Key brokers held last-ditch talks on Thursday on the fate of Syria’s only remaining rebel-held province, hoping to stave off a government offensive the UN has warned could spark catastrophe.
Government forces have been massing around Idlib for days and looked poised to launch what could be the last major battle of the civil war that has torn Syria apart since 2011.
After retaking a succession of rebel bastions around the country this year, the government of President Bashar al-Assad has set its sights on Idlib.
The province’s most powerful armed faction is the Hayat Tahrir al-Sham (HTS) jihadist group and neighbouring Turkey is trying to use its influence to avert a major offensive against it.
“The negotiations between Turkey and HTS are still under way,” said the head of the Britain-based Syria Observatory for Human Rights, Rami Abdel Rahman.
Russia, whose 2015 military intervention in support of Assad helped the government reclaim much of the ground it lost in the early days of the seven-year conflict, wants the jihadist outfit to disband, he said.
“This is the condition set by Moscow to avert a broad offensive… Its launch hinges on the failure or success of these talks with HTS.”
In comments published on its propaganda agency Ibaa, HTS appeared to leave the door open to a negotiated settlement.
“The issue of the disbanding — should it ever take place — is one that would be discussed internally by the alliance’s consultative council but not dictated by local or foreign parties,” it said.
“We in HTS are striving to find an effective solution in the liberated Syrian north that would protect our people from a possible offensive by the criminal regime and its allies.”
While Turkey actively sponsors rebel forces in Idlib, its influence over the former Al-Qaeda affiliate is less clear and Abdel Rahman warned the chances of success were slim.
“Turkey’s relationship with HTS is a complicated one but may best be framed as cooperative animosity,” said analyst Elizabeth Teoman, of the Institute for the Study of War.
Turkey, Russia and fellow regime backer Iran all operate “observation points” in Idlib as part of a “de-escalation” deal agreed last year that was meant to reduce bloodshed in the province.
But with a regime offensive looming, the Turkish military has been reinforcing its 12 monitoring posts.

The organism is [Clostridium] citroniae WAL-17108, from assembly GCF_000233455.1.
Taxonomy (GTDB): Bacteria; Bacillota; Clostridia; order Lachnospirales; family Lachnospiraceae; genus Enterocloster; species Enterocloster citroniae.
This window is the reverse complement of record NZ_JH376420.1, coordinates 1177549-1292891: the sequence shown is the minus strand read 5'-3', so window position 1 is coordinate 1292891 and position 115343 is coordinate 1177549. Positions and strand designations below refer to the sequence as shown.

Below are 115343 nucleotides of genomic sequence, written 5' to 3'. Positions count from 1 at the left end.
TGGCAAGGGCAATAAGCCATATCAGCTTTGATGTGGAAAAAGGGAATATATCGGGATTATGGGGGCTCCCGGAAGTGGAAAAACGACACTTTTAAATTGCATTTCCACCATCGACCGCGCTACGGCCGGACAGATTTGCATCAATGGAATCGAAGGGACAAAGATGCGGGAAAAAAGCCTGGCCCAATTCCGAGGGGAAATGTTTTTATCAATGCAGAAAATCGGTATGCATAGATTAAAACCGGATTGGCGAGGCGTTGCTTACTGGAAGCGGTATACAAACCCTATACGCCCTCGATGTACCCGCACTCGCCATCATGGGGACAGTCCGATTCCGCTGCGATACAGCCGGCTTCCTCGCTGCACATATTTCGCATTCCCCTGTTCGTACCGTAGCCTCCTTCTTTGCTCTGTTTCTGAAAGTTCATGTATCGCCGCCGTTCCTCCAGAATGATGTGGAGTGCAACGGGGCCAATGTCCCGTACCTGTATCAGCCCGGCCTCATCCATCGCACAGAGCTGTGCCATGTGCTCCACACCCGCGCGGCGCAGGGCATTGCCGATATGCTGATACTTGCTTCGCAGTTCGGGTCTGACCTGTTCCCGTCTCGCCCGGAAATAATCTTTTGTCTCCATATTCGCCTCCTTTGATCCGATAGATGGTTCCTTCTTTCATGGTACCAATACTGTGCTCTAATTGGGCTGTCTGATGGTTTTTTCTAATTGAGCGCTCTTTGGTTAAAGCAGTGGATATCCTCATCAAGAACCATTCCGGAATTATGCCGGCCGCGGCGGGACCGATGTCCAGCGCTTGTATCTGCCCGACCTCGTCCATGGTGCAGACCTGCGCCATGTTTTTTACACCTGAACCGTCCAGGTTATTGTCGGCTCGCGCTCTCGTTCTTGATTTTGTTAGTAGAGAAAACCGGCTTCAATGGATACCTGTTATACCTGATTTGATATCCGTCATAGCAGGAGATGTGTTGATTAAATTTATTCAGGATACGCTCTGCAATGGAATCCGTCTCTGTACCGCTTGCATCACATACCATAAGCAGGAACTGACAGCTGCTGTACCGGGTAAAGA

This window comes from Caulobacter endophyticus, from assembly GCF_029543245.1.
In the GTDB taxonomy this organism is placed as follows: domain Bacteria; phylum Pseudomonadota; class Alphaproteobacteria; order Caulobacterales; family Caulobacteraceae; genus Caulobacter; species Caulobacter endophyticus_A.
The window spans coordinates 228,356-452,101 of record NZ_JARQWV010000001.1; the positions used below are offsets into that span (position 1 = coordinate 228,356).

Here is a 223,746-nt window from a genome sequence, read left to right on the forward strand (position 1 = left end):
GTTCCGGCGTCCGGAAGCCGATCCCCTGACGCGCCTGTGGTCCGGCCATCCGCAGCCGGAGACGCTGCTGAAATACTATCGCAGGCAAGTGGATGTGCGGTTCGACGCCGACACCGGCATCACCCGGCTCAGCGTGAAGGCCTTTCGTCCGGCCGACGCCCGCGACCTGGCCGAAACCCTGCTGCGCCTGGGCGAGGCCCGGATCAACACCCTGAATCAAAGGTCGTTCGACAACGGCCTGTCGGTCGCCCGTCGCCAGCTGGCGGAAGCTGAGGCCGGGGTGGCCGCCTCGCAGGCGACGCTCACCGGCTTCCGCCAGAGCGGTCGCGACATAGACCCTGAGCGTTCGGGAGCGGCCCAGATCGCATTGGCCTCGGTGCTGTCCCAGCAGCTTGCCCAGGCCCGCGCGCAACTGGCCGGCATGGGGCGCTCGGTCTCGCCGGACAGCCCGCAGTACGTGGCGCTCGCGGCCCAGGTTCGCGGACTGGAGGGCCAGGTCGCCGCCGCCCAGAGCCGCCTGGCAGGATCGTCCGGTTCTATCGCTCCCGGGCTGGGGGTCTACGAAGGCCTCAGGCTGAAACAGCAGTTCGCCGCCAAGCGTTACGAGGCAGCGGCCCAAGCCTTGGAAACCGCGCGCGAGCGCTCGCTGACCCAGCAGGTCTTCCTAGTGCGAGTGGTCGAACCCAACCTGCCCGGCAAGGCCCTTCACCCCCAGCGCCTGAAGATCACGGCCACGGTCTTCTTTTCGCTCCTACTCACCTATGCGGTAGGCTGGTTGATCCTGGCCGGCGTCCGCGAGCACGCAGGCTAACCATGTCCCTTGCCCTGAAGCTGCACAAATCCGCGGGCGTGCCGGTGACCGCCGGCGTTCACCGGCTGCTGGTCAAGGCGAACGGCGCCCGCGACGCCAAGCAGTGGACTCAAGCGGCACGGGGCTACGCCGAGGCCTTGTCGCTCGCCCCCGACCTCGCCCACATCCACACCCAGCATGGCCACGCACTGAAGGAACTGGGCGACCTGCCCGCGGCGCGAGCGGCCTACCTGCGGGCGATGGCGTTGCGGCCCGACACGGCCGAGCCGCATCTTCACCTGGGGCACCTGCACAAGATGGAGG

During a press conference with his Saudi counterpart in Moscow on Wednesday, Russian Foreign Minister Sergei Lavrov hinted the assault may be imminent.
“It is necessary to disassociate the so-called moderate opposition from terrorists and at the same time prepare an operation against them while minimising risks for the civilian population,” Lavrov said.
“This abscess needs to be liquidated.”
Iran’s top diplomat also held previously unannounced talks with Turkish President Recep Tayyip Erdogan on Wednesday.
Foreign Minister Mohammad Javad Zarif met the Turkish strongman for a hour but little filtered out on the nature of the discussions.
Russian media reported this week that Moscow has been reinforcing its military set-up in the region and currently has 10 warships and two submarines in Syrian waters.
The prospect of a massive Russian-backed offensive in a province that is home to some three million people — half of them already displaced from other parts of Syria — has raised fears of a new humanitarian tragedy.
UN chief Antonio Guterres said on Wednesday he was “deeply concerned about the growing risks of a humanitarian catastrophe in the event of a full-scale military operation in Idlib.”
One of the fears is that the regime will resort to using chemical weapons, as it did during an offensive against rebels in the Eastern Ghouta enclave earlier this year.
Another is the presence in the province of large numbers of fighters and civilians who have preferred to leave their homes rather than submit to Damascus rule.
Idlib has been used as a relief valve for those evacuated from other rebel pockets like Eastern Ghouta following their negotiated surrender to the regime.
But fighters who reject similar surrender deals for Idlib will have nowhere to go, heightening the chances of even deadlier battles if an all-out offensive is launched.
“The rebels, as well as desperate civilians, have sheltered in Idlib, but now there is no other ‘Idlib’ into which they can flee,” the Soufan Group think tank said.